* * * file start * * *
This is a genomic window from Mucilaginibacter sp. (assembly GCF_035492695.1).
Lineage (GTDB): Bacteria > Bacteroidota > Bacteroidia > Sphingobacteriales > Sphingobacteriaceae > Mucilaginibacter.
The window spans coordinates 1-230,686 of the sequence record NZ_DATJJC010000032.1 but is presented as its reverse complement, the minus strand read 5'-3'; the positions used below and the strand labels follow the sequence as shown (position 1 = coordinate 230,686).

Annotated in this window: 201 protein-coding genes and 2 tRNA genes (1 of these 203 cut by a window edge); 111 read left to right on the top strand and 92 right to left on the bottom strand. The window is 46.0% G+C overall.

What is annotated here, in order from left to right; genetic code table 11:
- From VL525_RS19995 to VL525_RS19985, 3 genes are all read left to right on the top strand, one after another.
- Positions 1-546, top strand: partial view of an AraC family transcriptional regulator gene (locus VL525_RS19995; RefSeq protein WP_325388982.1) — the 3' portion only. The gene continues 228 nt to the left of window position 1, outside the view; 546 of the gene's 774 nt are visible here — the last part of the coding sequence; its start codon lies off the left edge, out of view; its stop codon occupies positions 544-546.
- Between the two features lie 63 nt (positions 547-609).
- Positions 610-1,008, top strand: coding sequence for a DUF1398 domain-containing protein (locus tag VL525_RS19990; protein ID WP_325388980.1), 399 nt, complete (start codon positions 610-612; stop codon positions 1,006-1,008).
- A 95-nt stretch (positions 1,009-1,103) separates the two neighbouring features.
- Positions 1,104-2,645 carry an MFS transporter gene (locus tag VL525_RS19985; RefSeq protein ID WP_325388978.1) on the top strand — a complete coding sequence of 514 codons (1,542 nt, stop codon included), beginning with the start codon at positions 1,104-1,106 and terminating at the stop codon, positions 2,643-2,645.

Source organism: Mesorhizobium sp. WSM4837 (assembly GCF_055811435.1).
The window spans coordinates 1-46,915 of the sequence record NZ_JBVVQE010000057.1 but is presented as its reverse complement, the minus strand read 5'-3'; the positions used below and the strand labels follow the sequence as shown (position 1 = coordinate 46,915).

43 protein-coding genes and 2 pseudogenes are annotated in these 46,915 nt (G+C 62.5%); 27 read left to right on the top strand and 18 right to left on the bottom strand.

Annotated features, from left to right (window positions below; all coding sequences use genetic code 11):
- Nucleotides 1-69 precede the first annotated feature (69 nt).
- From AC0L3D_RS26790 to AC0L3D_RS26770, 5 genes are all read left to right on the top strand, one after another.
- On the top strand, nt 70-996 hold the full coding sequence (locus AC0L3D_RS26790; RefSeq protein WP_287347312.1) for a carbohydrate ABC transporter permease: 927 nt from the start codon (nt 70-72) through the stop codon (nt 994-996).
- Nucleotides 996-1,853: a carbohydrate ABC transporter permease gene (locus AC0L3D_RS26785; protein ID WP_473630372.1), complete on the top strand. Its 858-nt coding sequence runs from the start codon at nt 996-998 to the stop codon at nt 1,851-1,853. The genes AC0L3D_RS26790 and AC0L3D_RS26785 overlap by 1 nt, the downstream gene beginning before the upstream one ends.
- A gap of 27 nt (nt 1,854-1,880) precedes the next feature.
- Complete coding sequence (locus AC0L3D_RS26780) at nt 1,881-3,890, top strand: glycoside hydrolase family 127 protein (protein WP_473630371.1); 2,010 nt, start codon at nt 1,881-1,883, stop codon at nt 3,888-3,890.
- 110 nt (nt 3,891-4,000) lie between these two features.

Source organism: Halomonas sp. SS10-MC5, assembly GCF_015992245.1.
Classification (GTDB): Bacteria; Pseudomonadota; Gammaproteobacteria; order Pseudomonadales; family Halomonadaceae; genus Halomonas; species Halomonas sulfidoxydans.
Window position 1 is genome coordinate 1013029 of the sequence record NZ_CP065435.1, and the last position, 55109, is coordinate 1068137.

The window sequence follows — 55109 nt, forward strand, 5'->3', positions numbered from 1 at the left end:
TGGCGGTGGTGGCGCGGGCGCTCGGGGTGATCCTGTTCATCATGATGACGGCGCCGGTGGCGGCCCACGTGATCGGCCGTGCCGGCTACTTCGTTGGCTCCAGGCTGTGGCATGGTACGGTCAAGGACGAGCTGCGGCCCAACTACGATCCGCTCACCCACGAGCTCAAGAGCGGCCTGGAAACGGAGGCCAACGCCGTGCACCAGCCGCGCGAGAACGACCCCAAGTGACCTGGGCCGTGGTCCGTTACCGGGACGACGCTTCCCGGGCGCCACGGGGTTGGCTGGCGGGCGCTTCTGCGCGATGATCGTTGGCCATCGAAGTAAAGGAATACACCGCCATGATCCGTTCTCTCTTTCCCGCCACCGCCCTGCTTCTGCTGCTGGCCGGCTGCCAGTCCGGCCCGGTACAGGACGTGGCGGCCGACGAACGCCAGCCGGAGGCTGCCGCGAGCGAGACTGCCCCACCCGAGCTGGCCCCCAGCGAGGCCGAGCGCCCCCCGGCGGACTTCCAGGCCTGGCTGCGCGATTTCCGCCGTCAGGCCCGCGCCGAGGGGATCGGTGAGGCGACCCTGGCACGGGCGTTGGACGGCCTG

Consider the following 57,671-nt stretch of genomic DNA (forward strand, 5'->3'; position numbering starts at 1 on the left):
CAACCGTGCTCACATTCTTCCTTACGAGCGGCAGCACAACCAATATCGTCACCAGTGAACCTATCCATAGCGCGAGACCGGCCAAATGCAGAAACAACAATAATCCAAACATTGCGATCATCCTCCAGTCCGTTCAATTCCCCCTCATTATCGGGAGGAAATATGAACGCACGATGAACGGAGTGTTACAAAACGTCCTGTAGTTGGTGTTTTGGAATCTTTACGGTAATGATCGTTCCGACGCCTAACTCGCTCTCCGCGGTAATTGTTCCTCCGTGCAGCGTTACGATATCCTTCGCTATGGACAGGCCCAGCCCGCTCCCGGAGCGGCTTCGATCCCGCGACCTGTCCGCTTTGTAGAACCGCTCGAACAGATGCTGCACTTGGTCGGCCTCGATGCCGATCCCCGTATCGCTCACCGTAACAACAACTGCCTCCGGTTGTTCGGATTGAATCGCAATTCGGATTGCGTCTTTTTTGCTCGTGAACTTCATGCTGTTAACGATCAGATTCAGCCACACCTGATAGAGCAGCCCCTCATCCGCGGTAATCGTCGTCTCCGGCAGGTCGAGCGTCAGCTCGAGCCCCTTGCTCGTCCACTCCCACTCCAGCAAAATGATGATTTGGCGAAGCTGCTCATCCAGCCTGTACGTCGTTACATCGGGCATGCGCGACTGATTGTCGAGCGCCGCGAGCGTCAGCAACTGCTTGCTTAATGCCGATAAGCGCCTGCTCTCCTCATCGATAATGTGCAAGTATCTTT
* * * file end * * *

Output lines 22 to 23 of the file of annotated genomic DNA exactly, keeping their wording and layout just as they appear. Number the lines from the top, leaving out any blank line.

- 110 nt (nt 3,891-4,000) lie between these two features.

Source organism: Halomonas sp. SS10-MC5, assembly GCF_015992245.1.